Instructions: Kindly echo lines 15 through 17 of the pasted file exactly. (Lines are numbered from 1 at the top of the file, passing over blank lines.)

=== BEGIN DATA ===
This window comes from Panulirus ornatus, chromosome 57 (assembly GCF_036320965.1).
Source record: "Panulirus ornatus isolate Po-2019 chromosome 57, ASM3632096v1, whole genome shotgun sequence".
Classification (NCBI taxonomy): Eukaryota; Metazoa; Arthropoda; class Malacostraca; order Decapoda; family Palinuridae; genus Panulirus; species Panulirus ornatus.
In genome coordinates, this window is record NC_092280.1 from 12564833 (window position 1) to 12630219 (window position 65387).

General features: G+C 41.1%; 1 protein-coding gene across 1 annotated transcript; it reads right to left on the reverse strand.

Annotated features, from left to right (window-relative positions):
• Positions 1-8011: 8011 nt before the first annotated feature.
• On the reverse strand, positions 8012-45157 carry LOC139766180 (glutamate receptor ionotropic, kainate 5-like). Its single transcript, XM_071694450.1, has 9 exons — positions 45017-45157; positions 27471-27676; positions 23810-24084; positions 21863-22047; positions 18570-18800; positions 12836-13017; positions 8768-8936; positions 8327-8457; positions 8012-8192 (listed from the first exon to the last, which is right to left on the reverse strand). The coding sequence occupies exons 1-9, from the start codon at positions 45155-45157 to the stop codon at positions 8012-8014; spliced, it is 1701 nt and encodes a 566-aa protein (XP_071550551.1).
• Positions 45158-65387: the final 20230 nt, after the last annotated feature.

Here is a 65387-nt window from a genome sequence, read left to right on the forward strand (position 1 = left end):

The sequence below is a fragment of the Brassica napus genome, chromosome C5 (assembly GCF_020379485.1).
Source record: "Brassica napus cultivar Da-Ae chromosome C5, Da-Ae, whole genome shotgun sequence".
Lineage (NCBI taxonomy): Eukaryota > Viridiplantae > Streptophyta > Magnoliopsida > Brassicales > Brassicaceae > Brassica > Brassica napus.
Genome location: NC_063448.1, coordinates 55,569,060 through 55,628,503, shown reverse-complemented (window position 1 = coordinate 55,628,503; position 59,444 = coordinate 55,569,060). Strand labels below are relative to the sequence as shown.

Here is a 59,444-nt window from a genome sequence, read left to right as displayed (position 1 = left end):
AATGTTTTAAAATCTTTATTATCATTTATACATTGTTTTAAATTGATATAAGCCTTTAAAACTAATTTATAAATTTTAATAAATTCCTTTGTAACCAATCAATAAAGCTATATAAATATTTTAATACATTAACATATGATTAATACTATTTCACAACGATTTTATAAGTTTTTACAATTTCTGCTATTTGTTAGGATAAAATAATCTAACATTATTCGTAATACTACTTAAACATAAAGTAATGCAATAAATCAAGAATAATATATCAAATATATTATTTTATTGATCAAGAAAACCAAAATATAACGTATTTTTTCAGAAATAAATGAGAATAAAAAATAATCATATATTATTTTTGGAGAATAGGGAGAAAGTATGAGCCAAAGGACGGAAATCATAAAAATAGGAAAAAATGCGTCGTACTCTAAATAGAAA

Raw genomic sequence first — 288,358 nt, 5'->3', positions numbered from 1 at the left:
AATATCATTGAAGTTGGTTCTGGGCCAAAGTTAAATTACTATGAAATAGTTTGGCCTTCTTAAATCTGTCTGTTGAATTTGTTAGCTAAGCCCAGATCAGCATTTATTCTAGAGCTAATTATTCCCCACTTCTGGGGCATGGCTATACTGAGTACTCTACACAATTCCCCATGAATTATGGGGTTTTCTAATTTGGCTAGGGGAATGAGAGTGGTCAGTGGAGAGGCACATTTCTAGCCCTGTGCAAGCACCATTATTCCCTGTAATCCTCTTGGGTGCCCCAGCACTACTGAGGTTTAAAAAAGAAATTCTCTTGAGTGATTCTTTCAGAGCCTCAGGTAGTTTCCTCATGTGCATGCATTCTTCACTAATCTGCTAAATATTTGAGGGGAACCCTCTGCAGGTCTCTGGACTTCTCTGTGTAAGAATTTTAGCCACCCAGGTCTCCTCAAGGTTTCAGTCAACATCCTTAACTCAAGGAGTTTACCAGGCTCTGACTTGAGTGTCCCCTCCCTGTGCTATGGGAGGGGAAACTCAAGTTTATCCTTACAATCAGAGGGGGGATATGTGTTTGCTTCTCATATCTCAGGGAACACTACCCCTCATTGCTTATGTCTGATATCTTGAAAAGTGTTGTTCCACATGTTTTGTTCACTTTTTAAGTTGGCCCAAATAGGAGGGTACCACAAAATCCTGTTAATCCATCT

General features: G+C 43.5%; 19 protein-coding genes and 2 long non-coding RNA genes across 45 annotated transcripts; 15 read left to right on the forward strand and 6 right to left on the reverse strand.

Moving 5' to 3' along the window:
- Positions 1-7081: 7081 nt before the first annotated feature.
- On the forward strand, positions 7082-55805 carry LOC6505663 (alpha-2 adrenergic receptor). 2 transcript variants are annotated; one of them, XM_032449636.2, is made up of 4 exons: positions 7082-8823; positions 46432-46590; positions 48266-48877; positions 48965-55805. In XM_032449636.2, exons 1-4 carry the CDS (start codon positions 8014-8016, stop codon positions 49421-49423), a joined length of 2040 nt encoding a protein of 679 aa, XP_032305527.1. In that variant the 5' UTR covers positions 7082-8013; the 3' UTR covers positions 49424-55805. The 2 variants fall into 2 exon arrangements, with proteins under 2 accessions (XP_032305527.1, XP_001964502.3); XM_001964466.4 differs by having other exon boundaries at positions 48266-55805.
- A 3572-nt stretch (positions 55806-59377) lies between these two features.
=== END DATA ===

Here is a 59,444-nt window from a genome sequence, read left to right as displayed (position 1 = left end):
AATGTTTTAAAATCTTTATTATCATTTATACATTGTTTTAAATTGATATAAGCCTTTAAAACTAATTTATAAATTTTAATAAATTCCTTTGTAACCAATCAATAAAGCTATATAAATATTTTAATACATTAACATATGATTAATACTATTTCACAACGATTTTATAAGTTTTTACAATTTCTGCTATTTGTTAGGATAAAATAATCTAACATTATTCGTAATACTACTTAAACATAAAGTAATGCAATAAATCAAGAATAATATATCAAATATATTATTTTATTGATCAAGAAAACCAAAATATAACGTATTTTTTCAGAAATAAATGAGAATAAAAAATAATCATATATTATTTTTGGAGAATAGGGAGAAAGTATGAGCCAAAGGACGGAAATCATAAAAATAGGAAAAAATGCGTCGTACTCTAAATAGAAA

Raw genomic sequence first — 288,358 nt, 5'->3', positions numbered from 1 at the left: